From Cultivation to Self-Cultivation: Alternative Media and Reinforcing Spirals in a Fragmented Media Environment

Angelica Cöster, Adam Shehata


Media environments have changed rapidly since cultivation theory was proposed in the 1960s. This study analyzes whether growing opportunities for media choice reinforce and polarize public perceptions of crime development. This is done by synthesizing cultivation theory with the reinforcing spirals model. The study relies on a combination of a quantitative media content analysis (N = 904) and a three-wave panel survey (N = 1,508) conducted in Sweden. The findings suggest that there are significant differences between violent crimes news content in alternative media and traditional media and that there are reinforcing effects between alternative news orientation and crime perceptions but not between traditional news media use and crime perceptions. We propose self-cultivation as a new concept that can be used to understand cultivation processes in today’s high-choice media environment.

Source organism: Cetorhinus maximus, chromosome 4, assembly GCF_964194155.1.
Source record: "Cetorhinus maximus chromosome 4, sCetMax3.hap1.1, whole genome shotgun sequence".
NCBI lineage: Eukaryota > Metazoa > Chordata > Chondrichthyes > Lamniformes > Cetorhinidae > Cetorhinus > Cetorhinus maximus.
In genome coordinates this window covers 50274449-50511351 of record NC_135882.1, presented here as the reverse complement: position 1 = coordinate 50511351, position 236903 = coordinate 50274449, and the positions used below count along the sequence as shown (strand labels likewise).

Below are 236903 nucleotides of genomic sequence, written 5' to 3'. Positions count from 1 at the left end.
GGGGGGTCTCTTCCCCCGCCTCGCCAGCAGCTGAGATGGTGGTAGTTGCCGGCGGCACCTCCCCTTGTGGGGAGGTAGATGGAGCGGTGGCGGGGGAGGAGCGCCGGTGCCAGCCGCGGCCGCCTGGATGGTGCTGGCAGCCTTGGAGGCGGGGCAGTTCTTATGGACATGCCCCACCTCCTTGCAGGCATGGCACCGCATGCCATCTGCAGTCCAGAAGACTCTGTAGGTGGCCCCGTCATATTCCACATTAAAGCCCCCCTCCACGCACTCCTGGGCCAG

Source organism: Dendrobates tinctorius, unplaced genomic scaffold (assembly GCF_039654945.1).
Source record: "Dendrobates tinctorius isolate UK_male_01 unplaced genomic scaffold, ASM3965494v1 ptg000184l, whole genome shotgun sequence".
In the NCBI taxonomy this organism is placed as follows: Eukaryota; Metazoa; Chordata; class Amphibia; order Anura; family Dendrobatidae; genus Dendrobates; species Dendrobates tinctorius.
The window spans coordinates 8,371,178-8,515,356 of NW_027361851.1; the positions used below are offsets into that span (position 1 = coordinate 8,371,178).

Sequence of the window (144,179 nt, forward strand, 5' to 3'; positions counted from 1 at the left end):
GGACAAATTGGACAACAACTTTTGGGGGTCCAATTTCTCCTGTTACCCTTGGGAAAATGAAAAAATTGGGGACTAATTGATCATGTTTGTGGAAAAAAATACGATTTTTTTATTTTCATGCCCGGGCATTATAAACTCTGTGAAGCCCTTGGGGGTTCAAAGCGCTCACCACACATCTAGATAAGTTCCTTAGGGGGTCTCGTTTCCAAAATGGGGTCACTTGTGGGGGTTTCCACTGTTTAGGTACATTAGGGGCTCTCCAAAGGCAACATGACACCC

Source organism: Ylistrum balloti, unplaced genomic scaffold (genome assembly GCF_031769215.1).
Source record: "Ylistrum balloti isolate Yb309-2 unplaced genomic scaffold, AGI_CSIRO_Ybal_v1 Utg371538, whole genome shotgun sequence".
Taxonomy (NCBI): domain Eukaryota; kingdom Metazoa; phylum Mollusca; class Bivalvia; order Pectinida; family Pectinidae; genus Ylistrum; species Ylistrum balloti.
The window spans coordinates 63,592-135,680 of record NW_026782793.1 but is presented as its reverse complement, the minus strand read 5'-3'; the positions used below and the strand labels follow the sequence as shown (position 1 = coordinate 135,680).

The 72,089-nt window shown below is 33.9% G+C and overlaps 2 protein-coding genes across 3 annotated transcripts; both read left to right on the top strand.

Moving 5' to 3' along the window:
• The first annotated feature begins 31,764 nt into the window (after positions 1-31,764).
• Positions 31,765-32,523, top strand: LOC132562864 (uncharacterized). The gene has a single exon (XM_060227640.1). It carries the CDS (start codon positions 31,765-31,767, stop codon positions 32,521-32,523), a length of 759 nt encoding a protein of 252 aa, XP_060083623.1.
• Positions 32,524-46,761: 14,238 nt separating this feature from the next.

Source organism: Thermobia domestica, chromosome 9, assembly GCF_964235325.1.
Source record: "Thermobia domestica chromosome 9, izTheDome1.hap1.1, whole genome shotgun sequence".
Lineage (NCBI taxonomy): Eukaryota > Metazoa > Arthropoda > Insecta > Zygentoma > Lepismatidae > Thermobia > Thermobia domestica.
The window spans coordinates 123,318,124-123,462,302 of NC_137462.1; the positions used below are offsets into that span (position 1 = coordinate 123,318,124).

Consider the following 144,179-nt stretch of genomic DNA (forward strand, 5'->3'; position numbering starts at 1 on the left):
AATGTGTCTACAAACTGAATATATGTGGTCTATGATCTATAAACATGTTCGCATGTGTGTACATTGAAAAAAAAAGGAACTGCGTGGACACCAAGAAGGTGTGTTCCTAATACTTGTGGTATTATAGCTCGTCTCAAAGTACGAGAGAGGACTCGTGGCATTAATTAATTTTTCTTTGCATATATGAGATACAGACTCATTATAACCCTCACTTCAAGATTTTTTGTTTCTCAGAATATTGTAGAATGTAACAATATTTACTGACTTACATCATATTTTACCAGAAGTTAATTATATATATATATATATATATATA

cultivation, reinforcing spirals model, media effects, crime perceptions, mean-world syndrome

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